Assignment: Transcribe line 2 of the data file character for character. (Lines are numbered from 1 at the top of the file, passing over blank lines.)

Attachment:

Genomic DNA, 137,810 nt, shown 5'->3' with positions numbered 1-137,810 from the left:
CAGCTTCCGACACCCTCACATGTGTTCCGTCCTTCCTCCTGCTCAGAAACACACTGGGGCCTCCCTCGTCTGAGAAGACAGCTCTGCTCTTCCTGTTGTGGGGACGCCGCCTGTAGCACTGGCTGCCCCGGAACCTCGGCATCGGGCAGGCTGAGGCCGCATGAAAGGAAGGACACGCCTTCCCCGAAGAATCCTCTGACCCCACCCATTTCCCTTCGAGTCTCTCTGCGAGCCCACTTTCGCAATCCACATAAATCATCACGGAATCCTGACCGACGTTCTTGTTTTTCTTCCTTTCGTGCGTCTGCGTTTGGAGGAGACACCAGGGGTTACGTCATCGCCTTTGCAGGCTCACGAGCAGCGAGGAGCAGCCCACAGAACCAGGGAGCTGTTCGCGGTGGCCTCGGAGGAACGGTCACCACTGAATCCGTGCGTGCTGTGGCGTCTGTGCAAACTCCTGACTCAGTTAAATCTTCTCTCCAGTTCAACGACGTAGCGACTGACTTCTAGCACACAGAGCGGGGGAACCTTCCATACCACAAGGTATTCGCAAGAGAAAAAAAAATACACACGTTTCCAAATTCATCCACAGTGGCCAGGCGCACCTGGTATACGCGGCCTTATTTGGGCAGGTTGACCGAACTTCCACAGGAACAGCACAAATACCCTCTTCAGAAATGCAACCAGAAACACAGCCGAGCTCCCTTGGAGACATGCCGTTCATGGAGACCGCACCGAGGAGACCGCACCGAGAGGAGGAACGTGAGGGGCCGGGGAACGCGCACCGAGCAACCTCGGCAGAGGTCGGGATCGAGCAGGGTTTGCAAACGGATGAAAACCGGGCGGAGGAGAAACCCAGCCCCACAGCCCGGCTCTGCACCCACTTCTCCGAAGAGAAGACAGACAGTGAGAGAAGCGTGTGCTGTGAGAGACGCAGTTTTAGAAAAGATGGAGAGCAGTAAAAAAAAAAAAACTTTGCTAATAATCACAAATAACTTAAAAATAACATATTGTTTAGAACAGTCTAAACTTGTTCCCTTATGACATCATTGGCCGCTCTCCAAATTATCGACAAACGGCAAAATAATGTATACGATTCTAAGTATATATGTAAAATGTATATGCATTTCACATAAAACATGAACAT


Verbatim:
CAGCTTCCGACACCCTCACATGTGTTCCGTCCTTCCTCCTGCTCAGAAACACACTGGGGCCTCCCTCGTCTGAGAAGACAGCTCTGCTCTTCCTGTTGTGGGGACGCCGCCTGTAGCACTGGCTGCCCCGGAACCTCGGCATCGGGCAGGCTGAGGCCGCATGAAAGGAAGGACACGCCTTCCCCGAAGAATCCTCTGACCCCACCCATTTCCCTTCGAGTCTCTCTGCGAGCCCACTTTCGCAATCCACATAAATCATCACGGAATCCTGACCGACGTTCTTGTTTTTCTTCCTTTCGTGCGTCTGCGTTTGGAGGAGACACCAGGGGTTACGTCATCGCCTTTGCAGGCTCACGAGCAGCGAGGAGCAGCCCACAGAACCAGGGAGCTGTTCGCGGTGGCCTCGGAGGAACGGTCACCACTGAATCCGTGCGTGCTGTGGCGTCTGTGCAAACTCCTGACTCAGTTAAATCTTCTCTCCAGTTCAACGACGTAGCGACTGACTTCTAGCACACAGAGCGGGGGAACCTTCCATACCACAAGGTATTCGCAAGAGAAAAAAAAATACACACGTTTCCAAATTCATCCACAGTGGCCAGGCGCACCTGGTATACGCGGCCTTATTTGGGCAGGTTGACCGAACTTCCACAGGAACAGCACAAATACCCTCTTCAGAAATGCAACCAGAAACACAGCCGAGCTCCCTTGGAGACATGCCGTTCATGGAGACCGCACCGAGGAGACCGCACCGAGAGGAGGAACGTGAGGGGCCGGGGAACGCGCACCGAGCAACCTCGGCAGAGGTCGGGATCGAGCAGGGTTTGCAAACGGATGAAAACCGGGCGGAGGAGAAACCCAGCCCCACAGCCCGGCTCTGCACCCACTTCTCCGAAGAGAAGACAGACAGTGAGAGAAGCGTGTGCTGTGAGAGACGCAGTTTTAGAAAAGATGGAGAGCAGTAAAAAAAAAAAAACTTTGCTAATAATCACAAATAACTTAAAAATAACATATTGTTTAGAACAGTCTAAACTTGTTCCCTTATGACATCATTGGCCGCTCTCCAAATTATCGACAAACGGCAAAATAATGTATACGATTCTAAGTATATATGTAAAATGTATATGCATTTCACATAAAACATGAACAT